The Indiana Appellate Court held that the trial court “properly concluded that no duty could be imposed based on an examination of Ken’s prior instances of misconducting himself by receiving notice of parking violations and by repeatedly being tardy. Had Henry argued that her damages were caused by Ken’s tardiness or by an incident in the parking lot, and that Community was aware of Ken’s conduct in that regard, that might have been a different story. However, that is not the case here … Even Ken’s worst offense as reported in his disciplinary history reveals that he performed an x-ray on the wrong patient. This misconduct would not have alerted Community to the behavior at issue here, nor would his history of tardiness and parking violations. We conclude that the court correctly entered summary judgment in favor of Community on this claim.”
The Indiana Appellate Court further stated that “independent stand-alone actions for negligent infliction of emotional distress are not cognizable in Indiana.”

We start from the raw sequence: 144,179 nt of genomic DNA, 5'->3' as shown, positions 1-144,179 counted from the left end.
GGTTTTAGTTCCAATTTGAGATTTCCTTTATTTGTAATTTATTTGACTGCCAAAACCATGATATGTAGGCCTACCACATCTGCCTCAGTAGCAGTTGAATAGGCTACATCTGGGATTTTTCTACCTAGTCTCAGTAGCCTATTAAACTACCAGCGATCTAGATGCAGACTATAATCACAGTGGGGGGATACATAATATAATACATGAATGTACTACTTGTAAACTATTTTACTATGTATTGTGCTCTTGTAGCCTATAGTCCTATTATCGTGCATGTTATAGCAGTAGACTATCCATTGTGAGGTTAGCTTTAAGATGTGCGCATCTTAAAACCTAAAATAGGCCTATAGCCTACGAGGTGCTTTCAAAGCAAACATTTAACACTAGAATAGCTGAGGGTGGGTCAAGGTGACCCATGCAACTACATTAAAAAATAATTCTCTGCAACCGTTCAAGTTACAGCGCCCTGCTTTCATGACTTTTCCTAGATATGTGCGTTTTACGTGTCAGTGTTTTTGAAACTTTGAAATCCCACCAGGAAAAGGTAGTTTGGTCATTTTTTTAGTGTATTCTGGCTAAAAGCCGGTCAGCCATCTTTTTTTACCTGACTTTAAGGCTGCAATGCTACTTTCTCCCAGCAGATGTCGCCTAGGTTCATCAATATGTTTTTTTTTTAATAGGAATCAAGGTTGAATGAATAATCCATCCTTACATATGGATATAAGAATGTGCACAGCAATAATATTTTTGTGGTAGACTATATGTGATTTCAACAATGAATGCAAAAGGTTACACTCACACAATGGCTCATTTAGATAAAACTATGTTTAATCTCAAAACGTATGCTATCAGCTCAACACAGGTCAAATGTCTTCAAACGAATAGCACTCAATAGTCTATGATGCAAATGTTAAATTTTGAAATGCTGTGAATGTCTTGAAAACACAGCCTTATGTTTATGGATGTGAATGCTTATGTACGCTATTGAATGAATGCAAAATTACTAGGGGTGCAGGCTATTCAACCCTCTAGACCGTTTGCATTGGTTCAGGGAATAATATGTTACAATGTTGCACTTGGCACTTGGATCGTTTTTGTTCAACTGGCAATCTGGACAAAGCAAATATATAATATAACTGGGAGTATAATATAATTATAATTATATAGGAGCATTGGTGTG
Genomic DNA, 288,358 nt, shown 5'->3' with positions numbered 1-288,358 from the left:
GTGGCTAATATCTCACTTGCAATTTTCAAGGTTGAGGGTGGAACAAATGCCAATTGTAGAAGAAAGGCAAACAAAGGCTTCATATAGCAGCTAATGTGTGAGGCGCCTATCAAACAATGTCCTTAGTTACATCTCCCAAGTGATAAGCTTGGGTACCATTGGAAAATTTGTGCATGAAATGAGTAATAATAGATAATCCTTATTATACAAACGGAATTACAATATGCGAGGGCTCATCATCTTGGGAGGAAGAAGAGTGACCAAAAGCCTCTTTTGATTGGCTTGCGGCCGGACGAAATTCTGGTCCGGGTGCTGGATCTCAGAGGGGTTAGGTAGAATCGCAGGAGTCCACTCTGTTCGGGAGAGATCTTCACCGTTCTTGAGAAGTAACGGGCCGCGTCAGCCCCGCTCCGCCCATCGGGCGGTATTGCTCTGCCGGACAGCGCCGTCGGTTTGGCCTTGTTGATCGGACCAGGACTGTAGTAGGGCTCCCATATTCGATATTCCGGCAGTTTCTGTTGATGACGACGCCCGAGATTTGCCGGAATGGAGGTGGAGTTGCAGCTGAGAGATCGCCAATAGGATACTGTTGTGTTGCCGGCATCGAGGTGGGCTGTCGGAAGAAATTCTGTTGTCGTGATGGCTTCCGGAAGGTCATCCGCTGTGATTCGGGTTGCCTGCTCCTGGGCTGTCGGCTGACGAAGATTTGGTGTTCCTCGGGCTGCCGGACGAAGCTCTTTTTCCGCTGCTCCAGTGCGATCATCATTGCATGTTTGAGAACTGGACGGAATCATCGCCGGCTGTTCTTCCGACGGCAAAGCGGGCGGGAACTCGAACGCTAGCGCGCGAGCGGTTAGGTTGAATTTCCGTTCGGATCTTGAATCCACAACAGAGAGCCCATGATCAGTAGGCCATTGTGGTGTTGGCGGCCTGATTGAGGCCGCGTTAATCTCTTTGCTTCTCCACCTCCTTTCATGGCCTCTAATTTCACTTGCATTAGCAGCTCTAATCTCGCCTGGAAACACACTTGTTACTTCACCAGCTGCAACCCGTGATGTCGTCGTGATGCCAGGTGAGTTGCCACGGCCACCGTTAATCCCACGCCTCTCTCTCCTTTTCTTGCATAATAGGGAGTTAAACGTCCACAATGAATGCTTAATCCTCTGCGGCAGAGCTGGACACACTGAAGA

Source Henry v. Community Healthcare System Community Hospital, 21A-CT-2150.
If you or a loved one were harmed as a result of the unauthorized disclosure of your medical records in Indiana or in another U.S. state, you should promptly find an Indiana medical malpractice lawyer, or a medical malpractice lawyer in your state, who may investigate your claim for the unauthorized disclosure of your confidential health information and represent you or your loved one in an unauthorized disclosure of your medical records case, if appropriate.
Click here to visit our website or call us toll-free in the United States at 800-295-3959 to find medical malpractice attorneys in your U.S. state who may assist you.
Turn to us when you don’t know where to turn.